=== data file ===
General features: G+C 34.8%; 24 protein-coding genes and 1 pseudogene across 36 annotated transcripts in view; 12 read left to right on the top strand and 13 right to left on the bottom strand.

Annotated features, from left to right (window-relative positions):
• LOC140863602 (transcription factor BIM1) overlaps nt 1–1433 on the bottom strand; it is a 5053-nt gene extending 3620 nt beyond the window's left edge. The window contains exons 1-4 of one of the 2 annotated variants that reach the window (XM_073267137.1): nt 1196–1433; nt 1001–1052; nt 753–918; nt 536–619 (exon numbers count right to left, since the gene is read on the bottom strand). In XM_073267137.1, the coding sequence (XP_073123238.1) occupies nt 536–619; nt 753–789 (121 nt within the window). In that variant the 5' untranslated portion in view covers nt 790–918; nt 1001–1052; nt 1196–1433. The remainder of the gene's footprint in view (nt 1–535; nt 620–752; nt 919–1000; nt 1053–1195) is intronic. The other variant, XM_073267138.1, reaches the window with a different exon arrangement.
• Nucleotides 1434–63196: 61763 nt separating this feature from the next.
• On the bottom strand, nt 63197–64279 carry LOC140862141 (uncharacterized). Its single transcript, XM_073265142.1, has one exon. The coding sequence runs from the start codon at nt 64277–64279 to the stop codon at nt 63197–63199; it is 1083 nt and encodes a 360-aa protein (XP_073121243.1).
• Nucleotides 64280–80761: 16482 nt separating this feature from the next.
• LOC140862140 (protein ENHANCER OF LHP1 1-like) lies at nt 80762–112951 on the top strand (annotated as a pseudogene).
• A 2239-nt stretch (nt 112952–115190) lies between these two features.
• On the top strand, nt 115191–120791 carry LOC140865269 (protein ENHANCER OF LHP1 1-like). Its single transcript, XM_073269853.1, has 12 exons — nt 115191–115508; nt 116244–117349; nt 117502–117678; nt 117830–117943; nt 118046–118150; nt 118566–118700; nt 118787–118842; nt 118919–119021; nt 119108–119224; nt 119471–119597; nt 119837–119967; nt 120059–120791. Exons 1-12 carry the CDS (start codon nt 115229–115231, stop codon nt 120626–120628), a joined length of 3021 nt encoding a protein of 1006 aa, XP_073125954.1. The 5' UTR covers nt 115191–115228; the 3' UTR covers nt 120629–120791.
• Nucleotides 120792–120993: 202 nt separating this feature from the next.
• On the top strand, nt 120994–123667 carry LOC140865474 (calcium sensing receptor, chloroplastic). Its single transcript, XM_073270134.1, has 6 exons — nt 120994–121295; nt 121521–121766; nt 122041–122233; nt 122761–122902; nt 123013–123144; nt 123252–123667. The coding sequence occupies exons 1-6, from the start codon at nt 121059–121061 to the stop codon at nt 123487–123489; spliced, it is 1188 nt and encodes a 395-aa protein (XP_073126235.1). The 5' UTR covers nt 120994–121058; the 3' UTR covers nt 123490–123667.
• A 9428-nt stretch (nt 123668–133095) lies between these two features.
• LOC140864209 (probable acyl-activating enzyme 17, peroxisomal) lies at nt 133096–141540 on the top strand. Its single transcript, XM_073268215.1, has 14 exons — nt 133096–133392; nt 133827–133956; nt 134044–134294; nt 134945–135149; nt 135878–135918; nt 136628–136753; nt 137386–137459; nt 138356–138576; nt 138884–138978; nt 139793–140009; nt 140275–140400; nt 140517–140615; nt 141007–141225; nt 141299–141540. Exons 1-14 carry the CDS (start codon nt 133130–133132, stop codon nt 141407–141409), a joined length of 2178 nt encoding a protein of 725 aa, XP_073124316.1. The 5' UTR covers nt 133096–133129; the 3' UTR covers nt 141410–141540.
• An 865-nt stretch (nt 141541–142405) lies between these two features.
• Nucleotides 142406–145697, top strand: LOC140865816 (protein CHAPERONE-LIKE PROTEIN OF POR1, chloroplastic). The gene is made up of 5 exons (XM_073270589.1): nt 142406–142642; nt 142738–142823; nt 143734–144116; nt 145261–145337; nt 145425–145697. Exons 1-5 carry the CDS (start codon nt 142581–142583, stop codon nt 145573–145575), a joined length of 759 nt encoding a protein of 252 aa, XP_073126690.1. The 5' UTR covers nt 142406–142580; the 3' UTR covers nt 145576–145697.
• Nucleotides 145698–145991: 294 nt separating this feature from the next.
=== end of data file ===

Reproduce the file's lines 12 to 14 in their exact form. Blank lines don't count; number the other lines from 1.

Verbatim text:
• A 9428-nt stretch (nt 123668–133095) lies between these two features.
• LOC140864209 (probable acyl-activating enzyme 17, peroxisomal) lies at nt 133096–141540 on the top strand. Its single transcript, XM_073268215.1, has 14 exons — nt 133096–133392; nt 133827–133956; nt 134044–134294; nt 134945–135149; nt 135878–135918; nt 136628–136753; nt 137386–137459; nt 138356–138576; nt 138884–138978; nt 139793–140009; nt 140275–140400; nt 140517–140615; nt 141007–141225; nt 141299–141540. Exons 1-14 carry the CDS (start codon nt 133130–133132, stop codon nt 141407–141409), a joined length of 2178 nt encoding a protein of 725 aa, XP_073124316.1. The 5' UTR covers nt 133096–133129; the 3' UTR covers nt 141410–141540.
• An 865-nt stretch (nt 141541–142405) lies between these two features.